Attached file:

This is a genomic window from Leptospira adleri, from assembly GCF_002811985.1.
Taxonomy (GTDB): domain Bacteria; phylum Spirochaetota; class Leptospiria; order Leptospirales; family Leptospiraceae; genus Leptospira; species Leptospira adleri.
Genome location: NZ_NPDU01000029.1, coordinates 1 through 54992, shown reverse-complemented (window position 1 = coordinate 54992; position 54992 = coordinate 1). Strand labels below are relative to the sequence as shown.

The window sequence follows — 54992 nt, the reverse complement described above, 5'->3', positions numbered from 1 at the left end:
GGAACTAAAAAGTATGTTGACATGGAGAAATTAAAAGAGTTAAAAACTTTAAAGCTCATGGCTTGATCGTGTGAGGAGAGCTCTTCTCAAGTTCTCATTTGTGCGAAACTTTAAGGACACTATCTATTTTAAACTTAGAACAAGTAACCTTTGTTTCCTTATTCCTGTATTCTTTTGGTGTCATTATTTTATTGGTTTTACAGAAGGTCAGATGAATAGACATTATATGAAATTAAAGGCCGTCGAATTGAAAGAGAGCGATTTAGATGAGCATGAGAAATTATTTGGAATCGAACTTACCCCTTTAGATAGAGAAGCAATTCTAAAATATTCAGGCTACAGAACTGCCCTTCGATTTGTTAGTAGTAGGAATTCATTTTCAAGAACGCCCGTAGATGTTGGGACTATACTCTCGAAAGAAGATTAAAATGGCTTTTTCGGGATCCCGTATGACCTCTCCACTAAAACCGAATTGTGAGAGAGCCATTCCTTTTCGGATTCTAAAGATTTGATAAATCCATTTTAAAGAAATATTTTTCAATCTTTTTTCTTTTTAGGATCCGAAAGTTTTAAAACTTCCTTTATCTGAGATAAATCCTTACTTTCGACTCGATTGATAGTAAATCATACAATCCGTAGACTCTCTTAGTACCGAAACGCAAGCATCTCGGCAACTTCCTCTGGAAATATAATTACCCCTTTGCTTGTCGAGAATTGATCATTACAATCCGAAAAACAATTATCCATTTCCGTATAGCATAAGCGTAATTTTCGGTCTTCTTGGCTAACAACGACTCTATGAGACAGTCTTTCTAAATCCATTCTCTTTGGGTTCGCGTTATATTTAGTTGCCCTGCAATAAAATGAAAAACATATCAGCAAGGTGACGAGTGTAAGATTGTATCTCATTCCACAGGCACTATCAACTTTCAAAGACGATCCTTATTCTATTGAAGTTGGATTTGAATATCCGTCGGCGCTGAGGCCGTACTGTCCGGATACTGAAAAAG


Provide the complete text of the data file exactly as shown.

This is a genomic window from Leptospira adleri, from assembly GCF_002811985.1.
Taxonomy (GTDB): domain Bacteria; phylum Spirochaetota; class Leptospiria; order Leptospirales; family Leptospiraceae; genus Leptospira; species Leptospira adleri.
Genome location: NZ_NPDU01000029.1, coordinates 1 through 54992, shown reverse-complemented (window position 1 = coordinate 54992; position 54992 = coordinate 1). Strand labels below are relative to the sequence as shown.

The window sequence follows — 54992 nt, the reverse complement described above, 5'->3', positions numbered from 1 at the left end:
GGAACTAAAAAGTATGTTGACATGGAGAAATTAAAAGAGTTAAAAACTTTAAAGCTCATGGCTTGATCGTGTGAGGAGAGCTCTTCTCAAGTTCTCATTTGTGCGAAACTTTAAGGACACTATCTATTTTAAACTTAGAACAAGTAACCTTTGTTTCCTTATTCCTGTATTCTTTTGGTGTCATTATTTTATTGGTTTTACAGAAGGTCAGATGAATAGACATTATATGAAATTAAAGGCCGTCGAATTGAAAGAGAGCGATTTAGATGAGCATGAGAAATTATTTGGAATCGAACTTACCCCTTTAGATAGAGAAGCAATTCTAAAATATTCAGGCTACAGAACTGCCCTTCGATTTGTTAGTAGTAGGAATTCATTTTCAAGAACGCCCGTAGATGTTGGGACTATACTCTCGAAAGAAGATTAAAATGGCTTTTTCGGGATCCCGTATGACCTCTCCACTAAAACCGAATTGTGAGAGAGCCATTCCTTTTCGGATTCTAAAGATTTGATAAATCCATTTTAAAGAAATATTTTTCAATCTTTTTTCTTTTTAGGATCCGAAAGTTTTAAAACTTCCTTTATCTGAGATAAATCCTTACTTTCGACTCGATTGATAGTAAATCATACAATCCGTAGACTCTCTTAGTACCGAAACGCAAGCATCTCGGCAACTTCCTCTGGAAATATAATTACCCCTTTGCTTGTCGAGAATTGATCATTACAATCCGAAAAACAATTATCCATTTCCGTATAGCATAAGCGTAATTTTCGGTCTTCTTGGCTAACAACGACTCTATGAGACAGTCTTTCTAAATCCATTCTCTTTGGGTTCGCGTTATATTTAGTTGCCCTGCAATAAAATGAAAAACATATCAGCAAGGTGACGAGTGTAAGATTGTATCTCATTCCACAGGCACTATCAACTTTCAAAGACGATCCTTATTCTATTGAAGTTGGATTTGAATATCCGTCGGCGCTGAGGCCGTACTGTCCGGATACTGAAAAAG